Investigation Discovery’s four-part Killing Richard Glossip documentary takes a comprehensive look at the case of an Oklahoma man sentenced to death for a murder that police know he didn’t commit, and that Glossip has argued for years he had nothing to do with. The miniseries was produced by acclaimed filmmaker Joe Berlinger, best-known for his documentary Paradise Lost, which was responsible for helping free the West Memphis Three in 2011. Berlinger’s latest effort will feel familiar to fans of Serial (and, to a lesser extent, Making A Murderer) in that it presents evidence not brought to light during Richard Glossip’s original trial twenty years ago, using it to question whether justice would be best served by granting Glossip a new trial or an outright overturning of his sentence.
The basic facts of the case are these. On January 7, 1997, Barry van Treese, owner of the Best Budget Inn in Oklahoma City, was beaten to death with a baseball bat in room 102 of his hotel. The murderer was Justin Sneed, the hotel’s maintenance man and a habitual methamphetamine user. Sneed would later confess to killing van Treese–and when he did so he implicated Richard Glossip, saying he’d been hired to kill the boss both men shared because Glossip had bungled a $6,000 embezzlement from the hotel. In naming Glossip, Sneed avoided the death penalty himself, instead putting the punishment over Glossip’s head. (Sneed was 19 at the time of van Treese’s murder; he’s serving life without parole.)
In Glossip’s original trial, prosecutors played up the embezzlement angle, saying that he was, in the words of the New York Times, “a cunning figure who feared he was about to be fired for mismanagement and stealing motel revenues.” Glossip’s allies claim that the prosecution had to lean heavily on such portrayals because of how heavily their case was based solely on Sneed’s testimony, without corroborating evidence. And, during Glossip’s original trial, his attorneys noted that Sneed himself was an unreliable narrator: he “changed his story several times before admitting to the murder” and implicating Glossip. He also, according to a former drug dealer interviewed by Glossip’s defense team, “appeared to be addicted” to meth and often “paid for drugs with items he stole from cars and rooms in the motel.”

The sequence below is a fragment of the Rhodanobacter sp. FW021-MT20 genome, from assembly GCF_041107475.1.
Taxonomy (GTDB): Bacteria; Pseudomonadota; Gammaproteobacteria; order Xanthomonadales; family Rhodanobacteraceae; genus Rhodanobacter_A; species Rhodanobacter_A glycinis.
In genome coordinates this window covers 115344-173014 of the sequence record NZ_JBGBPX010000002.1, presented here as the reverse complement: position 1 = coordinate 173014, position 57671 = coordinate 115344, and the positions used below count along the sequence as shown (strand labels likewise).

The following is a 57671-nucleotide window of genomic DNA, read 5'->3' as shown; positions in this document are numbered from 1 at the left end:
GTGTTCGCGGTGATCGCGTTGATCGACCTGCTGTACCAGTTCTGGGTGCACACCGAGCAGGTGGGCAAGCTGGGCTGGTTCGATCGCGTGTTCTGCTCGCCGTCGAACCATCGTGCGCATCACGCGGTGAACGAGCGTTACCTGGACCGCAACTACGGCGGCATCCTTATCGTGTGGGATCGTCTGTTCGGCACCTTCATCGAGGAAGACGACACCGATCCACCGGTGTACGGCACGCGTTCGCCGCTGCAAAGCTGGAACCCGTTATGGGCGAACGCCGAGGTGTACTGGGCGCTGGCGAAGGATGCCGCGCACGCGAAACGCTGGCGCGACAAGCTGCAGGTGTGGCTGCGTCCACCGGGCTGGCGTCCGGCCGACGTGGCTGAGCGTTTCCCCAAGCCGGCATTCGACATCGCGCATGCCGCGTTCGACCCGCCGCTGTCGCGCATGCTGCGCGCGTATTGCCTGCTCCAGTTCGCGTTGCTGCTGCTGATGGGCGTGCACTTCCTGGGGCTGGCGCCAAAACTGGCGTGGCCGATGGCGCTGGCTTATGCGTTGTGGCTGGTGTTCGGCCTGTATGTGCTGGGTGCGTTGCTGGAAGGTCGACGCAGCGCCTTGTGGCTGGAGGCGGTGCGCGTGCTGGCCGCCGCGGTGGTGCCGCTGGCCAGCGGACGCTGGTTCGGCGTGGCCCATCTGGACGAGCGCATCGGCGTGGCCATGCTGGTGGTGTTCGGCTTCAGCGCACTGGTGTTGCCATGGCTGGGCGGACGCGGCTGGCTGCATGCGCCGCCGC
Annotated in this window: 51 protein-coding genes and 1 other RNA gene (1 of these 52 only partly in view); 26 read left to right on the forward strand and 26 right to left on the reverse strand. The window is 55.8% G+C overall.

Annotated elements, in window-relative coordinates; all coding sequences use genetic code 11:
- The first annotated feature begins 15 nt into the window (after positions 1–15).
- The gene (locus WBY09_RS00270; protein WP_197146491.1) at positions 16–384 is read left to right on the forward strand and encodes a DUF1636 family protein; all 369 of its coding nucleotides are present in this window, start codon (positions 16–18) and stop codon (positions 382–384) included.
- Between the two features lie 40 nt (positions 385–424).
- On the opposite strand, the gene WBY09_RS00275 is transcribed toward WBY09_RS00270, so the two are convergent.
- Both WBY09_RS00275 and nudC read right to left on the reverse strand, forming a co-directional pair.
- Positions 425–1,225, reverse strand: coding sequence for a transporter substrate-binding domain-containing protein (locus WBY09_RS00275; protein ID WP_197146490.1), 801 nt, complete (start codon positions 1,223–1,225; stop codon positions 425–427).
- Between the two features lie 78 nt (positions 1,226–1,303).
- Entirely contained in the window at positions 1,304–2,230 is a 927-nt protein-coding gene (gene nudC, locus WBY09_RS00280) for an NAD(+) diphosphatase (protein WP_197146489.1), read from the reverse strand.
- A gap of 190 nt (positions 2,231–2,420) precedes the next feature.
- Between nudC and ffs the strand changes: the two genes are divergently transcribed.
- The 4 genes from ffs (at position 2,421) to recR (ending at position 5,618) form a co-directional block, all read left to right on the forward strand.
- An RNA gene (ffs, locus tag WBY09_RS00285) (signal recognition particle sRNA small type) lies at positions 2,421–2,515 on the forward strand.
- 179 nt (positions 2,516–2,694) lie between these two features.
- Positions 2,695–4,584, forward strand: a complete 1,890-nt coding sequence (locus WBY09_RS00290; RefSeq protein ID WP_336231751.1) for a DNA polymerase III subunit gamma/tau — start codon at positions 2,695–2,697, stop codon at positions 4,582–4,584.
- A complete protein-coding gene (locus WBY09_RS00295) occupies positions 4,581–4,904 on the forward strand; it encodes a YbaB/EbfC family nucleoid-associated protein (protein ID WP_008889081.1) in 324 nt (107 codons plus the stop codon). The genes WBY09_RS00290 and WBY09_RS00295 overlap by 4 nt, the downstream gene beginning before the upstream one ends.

Justin Sneed’s 1997 mug shot. Screencap via KFOR.
In 2015, the full video of Justin Sneed’s confession was released after having only been shown to attorneys–but never to the jury–during the original trial. During the interrogation, Sneed doesn’t know Richard Glossip’s full name; he also tells detectives that the two got along well at work. But, after being told several times that the police don’t think he acted alone, and that it will “go better” for Sneed if he names his accomplice, the detectives finally give what Glossip’s allies say is a clear out: they tell Sneed they’ve already arrested Glossip.
It’s only then that Sneed begins to talk. “Rich told me he would steal what money and we could get out of Barry, I think that’s his name was Barry,” he says. “And, uh, he come and woke me up at like three o’ clock in the morning and told me that Barry had just gotten back. And he told me he knew where the money was and he told me that he was sitting on like $7,000 and, uh, so we went into the room.”
Then, after attacking van Treese, Sneed says he went back into room 102 to make sure the man was down: “I come back in there and he was down on the floor, and I tapped him a couple of more times and he quit moving. I figured he was knocked out.”